When personal technology devices such as iPods and mobile phones made their debut, most schools created regulations that prohibited students from using the devices in classrooms because they were considered to be a “distraction”. As these devices have grown in popularity, however, they have become a part of everyday life for adults and children, and teachers are becoming more open to the idea of allowing them in the classroom.
A survey by Netgear of teachers attending the British Educational Training and Technology (BETT) conference showed that 77% were in favor of allowing iPods, smartphones, and other electronic gadgets in schools for learning purposes.
“We talk about kids of today being the digital generation with iPods and various smartphone devices, and the teachers seem to be quite happy to embrace that, rather than the scenario in my day when everything like that would probably just be confiscated,” Netgear product manager Peter Airs told PC Pro this week. “I personally thought teachers would say: ‘we don’t want these sorts of things in our schools, they’re a distraction to day-to-day education, but teachers are a lot more forward thinking than that.”
In addition to these gadgets, teachers also want more connected classrooms. 80% of those who responded to the survey indicated that they’d like to use the Internet more during their lessons.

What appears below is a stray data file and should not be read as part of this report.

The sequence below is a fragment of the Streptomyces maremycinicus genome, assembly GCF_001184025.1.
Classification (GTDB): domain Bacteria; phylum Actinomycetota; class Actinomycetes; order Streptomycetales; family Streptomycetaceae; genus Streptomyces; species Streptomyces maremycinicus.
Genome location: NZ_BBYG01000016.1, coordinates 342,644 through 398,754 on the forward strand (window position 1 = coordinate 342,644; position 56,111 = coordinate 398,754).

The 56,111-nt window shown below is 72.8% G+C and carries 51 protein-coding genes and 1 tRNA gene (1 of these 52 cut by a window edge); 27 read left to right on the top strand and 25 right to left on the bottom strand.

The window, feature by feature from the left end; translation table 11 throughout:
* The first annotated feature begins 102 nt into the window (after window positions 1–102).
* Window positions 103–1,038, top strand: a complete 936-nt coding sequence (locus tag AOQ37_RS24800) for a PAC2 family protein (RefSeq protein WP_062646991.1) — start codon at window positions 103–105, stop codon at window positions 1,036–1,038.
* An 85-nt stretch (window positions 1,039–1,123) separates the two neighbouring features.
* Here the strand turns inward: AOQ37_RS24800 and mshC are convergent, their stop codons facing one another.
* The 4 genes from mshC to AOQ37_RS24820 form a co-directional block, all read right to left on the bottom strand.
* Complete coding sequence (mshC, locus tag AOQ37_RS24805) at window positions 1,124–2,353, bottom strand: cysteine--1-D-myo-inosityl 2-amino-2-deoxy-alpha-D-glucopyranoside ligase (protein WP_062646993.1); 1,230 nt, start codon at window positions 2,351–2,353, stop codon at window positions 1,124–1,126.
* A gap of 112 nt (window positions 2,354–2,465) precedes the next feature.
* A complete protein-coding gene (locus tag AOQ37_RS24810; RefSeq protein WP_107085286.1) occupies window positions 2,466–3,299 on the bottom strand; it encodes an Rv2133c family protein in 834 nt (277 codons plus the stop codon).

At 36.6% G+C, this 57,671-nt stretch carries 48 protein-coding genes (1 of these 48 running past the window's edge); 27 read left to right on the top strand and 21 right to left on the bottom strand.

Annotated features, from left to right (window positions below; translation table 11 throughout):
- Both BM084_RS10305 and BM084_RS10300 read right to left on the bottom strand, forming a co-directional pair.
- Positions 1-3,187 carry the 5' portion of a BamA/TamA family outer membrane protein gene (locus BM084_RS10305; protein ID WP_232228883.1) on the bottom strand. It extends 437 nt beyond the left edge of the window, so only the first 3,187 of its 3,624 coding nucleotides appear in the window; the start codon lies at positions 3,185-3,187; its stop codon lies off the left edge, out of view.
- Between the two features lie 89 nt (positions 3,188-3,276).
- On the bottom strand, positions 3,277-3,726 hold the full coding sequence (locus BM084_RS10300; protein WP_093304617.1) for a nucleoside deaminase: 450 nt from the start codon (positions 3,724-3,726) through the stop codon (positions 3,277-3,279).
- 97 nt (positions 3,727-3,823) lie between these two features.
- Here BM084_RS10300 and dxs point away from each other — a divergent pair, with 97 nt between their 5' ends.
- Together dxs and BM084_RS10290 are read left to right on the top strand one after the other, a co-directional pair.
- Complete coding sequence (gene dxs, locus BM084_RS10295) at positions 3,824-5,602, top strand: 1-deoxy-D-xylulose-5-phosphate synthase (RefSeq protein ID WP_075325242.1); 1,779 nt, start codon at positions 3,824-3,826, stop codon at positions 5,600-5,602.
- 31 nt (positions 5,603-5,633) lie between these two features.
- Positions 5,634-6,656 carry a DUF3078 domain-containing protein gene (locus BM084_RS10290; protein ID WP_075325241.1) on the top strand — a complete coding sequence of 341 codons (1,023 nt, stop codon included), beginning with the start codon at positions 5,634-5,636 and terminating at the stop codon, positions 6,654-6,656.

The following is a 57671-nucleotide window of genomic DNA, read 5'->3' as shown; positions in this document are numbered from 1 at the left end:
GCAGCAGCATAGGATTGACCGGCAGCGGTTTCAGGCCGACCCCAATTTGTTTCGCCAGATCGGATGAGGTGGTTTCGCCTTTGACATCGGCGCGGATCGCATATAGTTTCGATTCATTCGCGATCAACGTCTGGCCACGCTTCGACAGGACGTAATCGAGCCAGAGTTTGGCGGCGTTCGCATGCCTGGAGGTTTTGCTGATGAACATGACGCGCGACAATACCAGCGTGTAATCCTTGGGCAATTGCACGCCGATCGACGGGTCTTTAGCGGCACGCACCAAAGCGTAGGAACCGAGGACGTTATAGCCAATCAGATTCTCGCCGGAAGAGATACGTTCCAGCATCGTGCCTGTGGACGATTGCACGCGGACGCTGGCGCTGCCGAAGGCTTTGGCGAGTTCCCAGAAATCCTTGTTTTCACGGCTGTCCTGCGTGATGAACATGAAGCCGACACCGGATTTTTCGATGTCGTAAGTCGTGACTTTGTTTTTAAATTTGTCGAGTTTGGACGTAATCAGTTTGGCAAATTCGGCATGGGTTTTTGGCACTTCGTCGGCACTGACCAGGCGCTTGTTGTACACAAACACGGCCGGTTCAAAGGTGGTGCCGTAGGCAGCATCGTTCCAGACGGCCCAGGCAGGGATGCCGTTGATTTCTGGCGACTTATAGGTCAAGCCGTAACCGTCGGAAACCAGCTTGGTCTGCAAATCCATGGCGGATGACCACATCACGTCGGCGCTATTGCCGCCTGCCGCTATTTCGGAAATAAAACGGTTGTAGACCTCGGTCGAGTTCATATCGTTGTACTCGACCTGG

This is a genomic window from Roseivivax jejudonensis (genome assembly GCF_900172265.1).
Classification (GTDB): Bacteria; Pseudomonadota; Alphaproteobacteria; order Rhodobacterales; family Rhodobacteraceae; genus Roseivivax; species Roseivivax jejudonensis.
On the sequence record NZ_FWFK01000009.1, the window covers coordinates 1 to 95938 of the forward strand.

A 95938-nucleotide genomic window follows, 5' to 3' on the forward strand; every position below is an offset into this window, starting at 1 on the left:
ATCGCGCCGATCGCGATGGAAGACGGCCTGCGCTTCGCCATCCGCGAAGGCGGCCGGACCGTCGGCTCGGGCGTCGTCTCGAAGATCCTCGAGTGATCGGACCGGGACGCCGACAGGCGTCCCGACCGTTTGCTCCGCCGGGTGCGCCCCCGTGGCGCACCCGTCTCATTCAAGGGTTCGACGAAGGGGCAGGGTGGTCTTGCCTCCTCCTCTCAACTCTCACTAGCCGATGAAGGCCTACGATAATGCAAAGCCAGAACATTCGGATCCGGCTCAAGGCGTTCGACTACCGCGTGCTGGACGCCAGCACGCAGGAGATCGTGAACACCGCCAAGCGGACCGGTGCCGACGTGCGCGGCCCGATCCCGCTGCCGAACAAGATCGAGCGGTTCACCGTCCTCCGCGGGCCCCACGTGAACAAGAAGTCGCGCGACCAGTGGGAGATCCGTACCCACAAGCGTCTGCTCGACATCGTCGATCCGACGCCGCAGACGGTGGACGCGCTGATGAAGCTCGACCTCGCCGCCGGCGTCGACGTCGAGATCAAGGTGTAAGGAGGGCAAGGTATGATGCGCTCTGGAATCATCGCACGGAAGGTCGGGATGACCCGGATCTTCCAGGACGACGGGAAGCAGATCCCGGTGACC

“Teachers want to embrace social media, resoundingly saying they want to use Facebook and YouTube as part of their learning experience, to collaborate with other schools and people in other parts in the world,” Airs said.
However, tech devices tend to be quite expensive, and that presents some security and equality issues for schools. Airs compared the situation to that of trendy clothing and accessories that students wear.
“It’s almost like school uniforms, isn’t it?” he said. “Do we want the uniformity of everyone having the same? Only some kids having the latest and greatest gadgets is going to be an issue.”
I have long been in favor of schools being more open to personal tech devices that are used in the “real world” by adults every day. I believe that students should not only be taught how to use them, but also the etiquette surrounding when use it is and is not appropriate. Unfortunately, many schools are already lacking the budget to even teach children the basic subjects. Maybe corporations like Netgear will be willing to help provide the funding that schools would need to incorporate more tech in classrooms.